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Walking and Jogging

Posted Jan 22 2009 3:52pm 1 Comment

From being morbidly obese and heavy the majority of my life, I am very apprehensive about jogging or running.  I can walk briskly without any concern but when it comes to jogging, I have a block that I can’t do it.  For the most part, I see myself as my current body size.  However, the lingerings of being heavy prevent me from feeling comfortable and confident that I can push my body to job.  Will my body give way to the activity and pressure of jogging.

Don’t get me wrong, I LOVE to walk.  Walking is my favorite form of activity.  However, I would like to be able to jog for short periods of time to maximize my workout.

So, how do you transition from walking to jogging?  In a word: GRADUALLY. One of the biggest fitness mistakes people make is expecting to achieve too much too soon. Take an incremental approach to increasing your workout challenge, and you’ll revel in the results.

Here’s a general plan:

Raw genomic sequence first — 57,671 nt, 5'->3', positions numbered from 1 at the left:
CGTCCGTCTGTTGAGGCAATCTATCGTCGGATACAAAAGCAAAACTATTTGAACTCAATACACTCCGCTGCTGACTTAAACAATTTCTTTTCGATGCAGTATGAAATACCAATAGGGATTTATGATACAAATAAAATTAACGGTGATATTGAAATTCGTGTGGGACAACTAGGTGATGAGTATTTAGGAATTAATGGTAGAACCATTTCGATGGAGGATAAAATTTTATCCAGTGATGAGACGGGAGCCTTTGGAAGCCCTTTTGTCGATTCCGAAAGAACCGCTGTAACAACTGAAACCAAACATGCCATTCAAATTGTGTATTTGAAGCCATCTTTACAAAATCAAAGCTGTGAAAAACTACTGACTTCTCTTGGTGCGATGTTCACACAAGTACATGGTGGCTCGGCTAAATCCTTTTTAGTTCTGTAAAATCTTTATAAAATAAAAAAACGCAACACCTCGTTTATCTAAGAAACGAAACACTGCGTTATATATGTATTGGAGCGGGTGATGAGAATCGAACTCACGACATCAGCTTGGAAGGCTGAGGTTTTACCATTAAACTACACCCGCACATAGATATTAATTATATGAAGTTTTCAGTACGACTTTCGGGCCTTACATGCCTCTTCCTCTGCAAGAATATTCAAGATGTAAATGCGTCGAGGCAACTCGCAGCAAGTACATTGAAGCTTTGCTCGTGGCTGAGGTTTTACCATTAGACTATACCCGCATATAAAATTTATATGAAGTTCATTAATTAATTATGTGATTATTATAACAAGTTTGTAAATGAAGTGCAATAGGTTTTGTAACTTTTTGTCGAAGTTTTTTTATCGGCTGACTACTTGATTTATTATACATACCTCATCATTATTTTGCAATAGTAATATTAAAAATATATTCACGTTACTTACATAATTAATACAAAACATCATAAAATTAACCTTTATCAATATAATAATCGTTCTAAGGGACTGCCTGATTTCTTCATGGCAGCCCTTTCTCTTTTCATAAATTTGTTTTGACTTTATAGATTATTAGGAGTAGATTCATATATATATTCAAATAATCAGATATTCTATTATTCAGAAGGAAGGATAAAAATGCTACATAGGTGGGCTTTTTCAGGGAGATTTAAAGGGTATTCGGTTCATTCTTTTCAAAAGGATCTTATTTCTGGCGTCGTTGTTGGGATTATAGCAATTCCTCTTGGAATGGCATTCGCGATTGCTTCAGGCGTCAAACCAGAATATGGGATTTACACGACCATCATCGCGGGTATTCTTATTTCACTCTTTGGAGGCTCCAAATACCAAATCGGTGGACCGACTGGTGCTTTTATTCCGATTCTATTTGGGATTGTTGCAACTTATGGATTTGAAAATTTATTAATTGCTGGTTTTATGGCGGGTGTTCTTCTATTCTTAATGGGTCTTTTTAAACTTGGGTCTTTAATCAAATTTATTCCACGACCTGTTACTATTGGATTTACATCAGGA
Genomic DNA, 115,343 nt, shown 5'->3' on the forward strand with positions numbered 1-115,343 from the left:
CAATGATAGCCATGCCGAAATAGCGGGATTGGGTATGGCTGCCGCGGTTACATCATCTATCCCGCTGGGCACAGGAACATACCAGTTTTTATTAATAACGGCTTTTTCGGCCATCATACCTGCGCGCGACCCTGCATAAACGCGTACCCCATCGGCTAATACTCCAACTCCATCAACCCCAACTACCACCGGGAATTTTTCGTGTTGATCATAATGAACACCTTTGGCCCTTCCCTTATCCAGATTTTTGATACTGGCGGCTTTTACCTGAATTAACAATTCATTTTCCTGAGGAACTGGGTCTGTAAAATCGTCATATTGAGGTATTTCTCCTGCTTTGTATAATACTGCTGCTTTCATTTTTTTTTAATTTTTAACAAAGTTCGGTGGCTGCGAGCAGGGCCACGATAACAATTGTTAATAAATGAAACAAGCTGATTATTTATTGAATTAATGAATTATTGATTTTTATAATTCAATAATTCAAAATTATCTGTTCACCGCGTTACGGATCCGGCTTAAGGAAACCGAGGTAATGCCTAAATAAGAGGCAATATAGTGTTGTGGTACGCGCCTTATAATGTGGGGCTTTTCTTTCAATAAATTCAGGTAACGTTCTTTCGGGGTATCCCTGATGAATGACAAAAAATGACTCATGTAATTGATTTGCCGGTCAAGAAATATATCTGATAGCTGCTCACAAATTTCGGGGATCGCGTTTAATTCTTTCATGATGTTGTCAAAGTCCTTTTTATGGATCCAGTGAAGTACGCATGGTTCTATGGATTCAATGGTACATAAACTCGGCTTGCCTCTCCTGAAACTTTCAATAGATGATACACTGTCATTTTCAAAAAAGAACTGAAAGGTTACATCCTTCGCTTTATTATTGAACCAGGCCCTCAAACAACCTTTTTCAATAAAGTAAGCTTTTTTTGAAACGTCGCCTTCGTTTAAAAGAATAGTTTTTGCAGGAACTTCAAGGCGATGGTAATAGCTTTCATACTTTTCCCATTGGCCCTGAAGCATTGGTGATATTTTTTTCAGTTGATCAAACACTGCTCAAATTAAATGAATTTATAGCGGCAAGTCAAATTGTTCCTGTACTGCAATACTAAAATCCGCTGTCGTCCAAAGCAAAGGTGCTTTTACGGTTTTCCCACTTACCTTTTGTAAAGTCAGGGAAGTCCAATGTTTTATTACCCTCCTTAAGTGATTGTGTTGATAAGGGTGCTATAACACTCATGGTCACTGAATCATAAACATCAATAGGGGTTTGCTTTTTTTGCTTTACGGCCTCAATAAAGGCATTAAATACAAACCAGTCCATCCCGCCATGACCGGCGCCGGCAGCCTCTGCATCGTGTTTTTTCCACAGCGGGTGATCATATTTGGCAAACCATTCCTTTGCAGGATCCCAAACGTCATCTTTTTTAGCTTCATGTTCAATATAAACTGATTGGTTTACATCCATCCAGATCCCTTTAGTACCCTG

- Reach the point where you can walk at a brisk pace for 30 minutes easily and comfortably. (If you’re not at that point yet, don’t worry. Simply add on a couple minutes or increase your speed slightly every few workouts, until 30 minutes of brisk walking feels good.)

- Start introducing 30-second “micro-jogs” into your walk. After the 30 seconds, resume walking until you’ve recovered (caught your breath, feel re-energized), then jog for another 30 seconds, recover by walking, etc.

- Gradually increase the length of each jogging interval to 1 minute, 2 minutes, and so on. Before long, the jogging portion of your workout will be longer than the walking part. And beyond that, you’ll be jogging start-to-finish.

Of course, this step-wise plan—often referred to as “interval training” by fitness exerts—will work if you decide you want to advance from jogging to running.  Of course, check with your personal physician before you start or change your current level of activity.

I don’t know that I’ll even be a marathon jogger.  My goal is to continue working out with brisk walks and short periods of jogging.  It feels great to move your body and I look forward to feeling the additional “high” of pushing my body to maximum performance.

Believe In Yourself,
Cathy, CLC
Certified Life Coach, Weight Loss Surgery Coach
Certified Back On Track Facilitator

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